Writing for computer games?
March 1, 2014 8:28 AM   Subscribe

I'm a fiction writing and I've always wanted to be involved in the storytelling aspect of a computer game. Can I make this happen without a career change or having to take on technical or design stuff? If so, how?

I love well-written adventure games like Primordia (or anything by Wadjet Eye) and all of the big morally complex, story-rich RPGs like Dragon Age, Mass Effect, and the Witcher. I'm aware that I'd be unable to take on anything that big without making it a career, but I'm curious if anyone has any thoughts or suggestions on how I could be involved with a smaller project as a writer. How do indie game writers find visual and technical people to work with? Or is it basically impossible to just be the writer for a small game?
posted by Calicatt to Writing & Language (6 answers total) 6 users marked this as a favorite
With any luck (we should find out this week), my wife will soon be starting a job writing for a company that produces game-based educational software. She's getting into this with a lot of experience as a writer and marketer, but fairly modest tech credentials (Wordpress end user, some HTML and CSS). Which is all to say that it's definitely possible to judge into the field, even if little educational games are a different beast from story-rich RPGs. Although once you're in the field, lateral moves might be possible.

In her case, it was just a matter of seeing an interesting opening on Craigslist and jumping on it. Having a pretty extensive online presence helped her, as did having the right personality to mesh with the people at the company.
posted by COBRA! at 10:08 AM on March 1, 2014

You could offer your free services to anyone posting to various game dev help wanted forums like reddit's gamedevclassifieds, TIGSource, gamedev.net, etc. I'd also suggest reaching out to developers posting help wanted ads for other roles, but be aware that most game projects never reach release, so there's the potential for frustration there.

Few, if any, indie devs will pay for writing, since budgets are tight so money is reserved for essential things. If you offer to do other writing besides dialog and story, devs may be more receptive. Writing help dialogs, press releases and marketing blurbs are things that many devs would be happy to let someone else do.
posted by justkevin at 10:28 AM on March 1, 2014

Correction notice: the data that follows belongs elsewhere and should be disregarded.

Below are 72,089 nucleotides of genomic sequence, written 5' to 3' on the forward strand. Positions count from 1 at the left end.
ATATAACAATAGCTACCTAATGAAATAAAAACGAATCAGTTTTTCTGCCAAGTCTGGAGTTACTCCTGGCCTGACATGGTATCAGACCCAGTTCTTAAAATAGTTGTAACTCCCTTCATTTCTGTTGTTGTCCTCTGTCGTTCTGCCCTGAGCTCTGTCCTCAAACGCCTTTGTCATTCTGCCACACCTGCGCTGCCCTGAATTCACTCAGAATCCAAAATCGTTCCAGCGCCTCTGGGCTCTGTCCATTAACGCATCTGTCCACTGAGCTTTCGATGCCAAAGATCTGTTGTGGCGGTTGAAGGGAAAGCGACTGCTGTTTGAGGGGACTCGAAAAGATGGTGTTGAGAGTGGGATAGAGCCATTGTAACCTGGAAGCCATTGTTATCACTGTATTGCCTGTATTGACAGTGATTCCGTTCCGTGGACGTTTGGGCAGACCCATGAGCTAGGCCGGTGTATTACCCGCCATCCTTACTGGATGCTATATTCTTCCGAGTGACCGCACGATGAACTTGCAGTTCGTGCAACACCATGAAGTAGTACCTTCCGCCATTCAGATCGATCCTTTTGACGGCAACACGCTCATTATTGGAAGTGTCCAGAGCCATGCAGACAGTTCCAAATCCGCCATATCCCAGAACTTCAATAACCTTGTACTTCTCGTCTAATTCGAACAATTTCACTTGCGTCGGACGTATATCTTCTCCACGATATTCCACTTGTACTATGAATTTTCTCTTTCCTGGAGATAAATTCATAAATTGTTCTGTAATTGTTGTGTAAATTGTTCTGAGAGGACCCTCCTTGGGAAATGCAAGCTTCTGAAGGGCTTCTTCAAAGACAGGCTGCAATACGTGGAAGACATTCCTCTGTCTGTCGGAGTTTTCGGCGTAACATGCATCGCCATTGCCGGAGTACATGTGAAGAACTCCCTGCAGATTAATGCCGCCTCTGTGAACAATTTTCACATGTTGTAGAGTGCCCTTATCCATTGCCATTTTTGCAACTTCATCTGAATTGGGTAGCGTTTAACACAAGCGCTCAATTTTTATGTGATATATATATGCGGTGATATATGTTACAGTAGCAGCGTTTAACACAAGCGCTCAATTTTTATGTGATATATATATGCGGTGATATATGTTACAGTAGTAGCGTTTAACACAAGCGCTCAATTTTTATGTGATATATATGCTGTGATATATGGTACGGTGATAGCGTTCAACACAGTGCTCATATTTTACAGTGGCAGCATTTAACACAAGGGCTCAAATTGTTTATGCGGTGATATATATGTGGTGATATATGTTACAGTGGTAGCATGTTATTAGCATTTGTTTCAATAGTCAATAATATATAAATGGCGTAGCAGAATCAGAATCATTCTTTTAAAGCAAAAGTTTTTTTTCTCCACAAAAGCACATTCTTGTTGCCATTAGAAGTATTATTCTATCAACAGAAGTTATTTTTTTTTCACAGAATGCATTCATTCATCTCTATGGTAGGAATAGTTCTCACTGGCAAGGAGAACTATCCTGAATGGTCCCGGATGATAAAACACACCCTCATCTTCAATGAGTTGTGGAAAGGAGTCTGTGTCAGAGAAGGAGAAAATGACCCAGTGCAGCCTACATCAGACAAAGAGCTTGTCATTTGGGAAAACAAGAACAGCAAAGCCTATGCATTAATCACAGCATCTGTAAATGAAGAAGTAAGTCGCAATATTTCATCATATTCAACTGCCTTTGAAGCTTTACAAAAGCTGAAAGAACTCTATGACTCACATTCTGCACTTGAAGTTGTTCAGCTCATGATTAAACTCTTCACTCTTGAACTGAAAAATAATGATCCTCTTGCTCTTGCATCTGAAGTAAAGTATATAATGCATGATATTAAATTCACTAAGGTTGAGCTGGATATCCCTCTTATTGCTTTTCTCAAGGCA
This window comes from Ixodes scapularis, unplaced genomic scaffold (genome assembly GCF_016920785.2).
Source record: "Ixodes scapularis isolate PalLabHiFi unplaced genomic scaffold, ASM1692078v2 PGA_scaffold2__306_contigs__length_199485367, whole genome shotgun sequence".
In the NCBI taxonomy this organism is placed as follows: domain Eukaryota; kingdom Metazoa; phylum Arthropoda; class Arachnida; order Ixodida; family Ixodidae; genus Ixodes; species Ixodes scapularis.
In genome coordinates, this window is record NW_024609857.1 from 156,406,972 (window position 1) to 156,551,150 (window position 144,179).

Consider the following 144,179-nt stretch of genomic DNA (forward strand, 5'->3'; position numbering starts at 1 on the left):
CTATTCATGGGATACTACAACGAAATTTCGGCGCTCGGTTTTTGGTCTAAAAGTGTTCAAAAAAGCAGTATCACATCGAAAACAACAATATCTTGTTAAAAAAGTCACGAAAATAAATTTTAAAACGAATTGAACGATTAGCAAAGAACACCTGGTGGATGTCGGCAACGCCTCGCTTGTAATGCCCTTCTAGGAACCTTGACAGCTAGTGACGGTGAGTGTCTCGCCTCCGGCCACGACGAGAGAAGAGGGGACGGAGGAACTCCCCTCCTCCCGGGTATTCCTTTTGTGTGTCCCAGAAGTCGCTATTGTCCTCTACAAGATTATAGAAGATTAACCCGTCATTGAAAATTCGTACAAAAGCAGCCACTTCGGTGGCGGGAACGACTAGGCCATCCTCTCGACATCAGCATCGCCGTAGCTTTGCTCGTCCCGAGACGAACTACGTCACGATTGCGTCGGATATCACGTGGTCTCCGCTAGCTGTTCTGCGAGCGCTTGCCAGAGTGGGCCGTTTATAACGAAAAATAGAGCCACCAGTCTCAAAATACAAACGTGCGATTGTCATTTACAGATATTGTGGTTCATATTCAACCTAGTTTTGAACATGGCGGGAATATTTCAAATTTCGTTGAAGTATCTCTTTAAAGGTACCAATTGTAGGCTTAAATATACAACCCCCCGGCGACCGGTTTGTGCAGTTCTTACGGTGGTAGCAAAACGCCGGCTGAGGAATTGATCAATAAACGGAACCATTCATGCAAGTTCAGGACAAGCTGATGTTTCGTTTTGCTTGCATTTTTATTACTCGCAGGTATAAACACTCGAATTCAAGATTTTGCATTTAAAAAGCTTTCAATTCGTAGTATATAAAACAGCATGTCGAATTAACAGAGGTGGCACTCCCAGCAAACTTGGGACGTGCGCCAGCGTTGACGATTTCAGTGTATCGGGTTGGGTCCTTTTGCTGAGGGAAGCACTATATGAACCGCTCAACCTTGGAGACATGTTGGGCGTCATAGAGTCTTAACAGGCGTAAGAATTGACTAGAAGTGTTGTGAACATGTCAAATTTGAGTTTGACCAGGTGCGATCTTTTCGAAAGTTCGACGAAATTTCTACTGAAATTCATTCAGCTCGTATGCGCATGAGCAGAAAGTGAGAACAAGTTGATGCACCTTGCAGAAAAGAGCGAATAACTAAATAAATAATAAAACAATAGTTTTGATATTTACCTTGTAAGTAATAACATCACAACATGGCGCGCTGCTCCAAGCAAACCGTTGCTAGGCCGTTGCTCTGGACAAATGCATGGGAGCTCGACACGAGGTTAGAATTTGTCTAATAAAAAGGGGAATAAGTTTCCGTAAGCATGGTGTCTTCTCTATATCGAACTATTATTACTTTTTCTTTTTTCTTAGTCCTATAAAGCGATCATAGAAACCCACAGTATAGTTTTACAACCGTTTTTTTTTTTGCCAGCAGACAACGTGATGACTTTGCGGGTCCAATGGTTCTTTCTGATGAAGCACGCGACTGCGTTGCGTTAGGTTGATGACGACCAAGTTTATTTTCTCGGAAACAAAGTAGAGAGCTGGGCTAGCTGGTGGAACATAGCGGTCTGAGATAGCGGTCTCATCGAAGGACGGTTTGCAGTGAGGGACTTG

How do indie game writers find visual and technical people to work with?

It's often through social networks. "Hey - there's a guy I know that you should talk to". So get word out amongst your friends in techie circles. In some places there might even be regular informal hangouts where indie games devs meet each week - if your networking will eventually get you hanging out with devs discussing projects, then you're in the right place and maybe will be there at the right time.

These days, tools are getting pretty good for making your own small projects without having to be very technical. (GameMaker for 2d games, or "Interactive Fiction" systems for just pure writing, etc.) Don't unnecessarily rule out the possibility of creating your own game. And if you don't want to do it all, these tools make it easier for you to assemble a small group of people yourself - you might not need to find experienced devs (though that super-helps), just people with an itch to try it, like yourself.

How do indie game writers find...

This thing doesn't really exist. Indie games are small teams, so each person wears multiple hats. Eg, they typically won't have an artist and an animator, they'll have an artist who is also doing the animation. They won't have a writer, they'll have a designer who is also doing the writing.
But indie is flexible and experimental. Just because others aren't really doing it this way doesn't mean it won't happen or that a group wouldn't want you.

And perhaps to turn it around, maybe you can be the project's game writer who is also doing the [fill in the blank]?
posted by anonymisc at 12:16 PM on March 1, 2014 [1 favorite]

Seconding that game writers on smaller titles are usually also the game designer. A former professor/mentor of mine that I did game studies with freelance writes for Big Fish games. You might check them out or similar companies.

I would also suggest being open about little bits of techhie stuff. Programmers appreciate it when you can understand code or an XML sheet well enough to not have to bug them every time you need to update something or fix a typo. ;) You don't need to be fluent, just have dipped your toes in a bit.
posted by jorlyfish at 3:36 PM on March 1, 2014

Seconding anonymisc's advice to look at writing your own game. The Twine engine is well-suited to making interactive fiction games and requires little to no programming skills, and probably a great start for doing something with a writing focus.
posted by Aleyn at 5:04 PM on March 1, 2014 [1 favorite]

I'd love to see more RPG games with vivid characters and writing, so best of luck.

If you don't mind starting small, there's likely 1000 different projects you could join. I just googled "i'm writing a game" rpg and saw a bunch of hits, multiple ones from forum.rpg.net.

I will nth the idea of maybe writing your own. You can learn one of the interactive fiction tools. Even a short IF story would improve your credibility if you wanted to sell yourself to an established project.
posted by mattu at 9:41 AM on March 2, 2014

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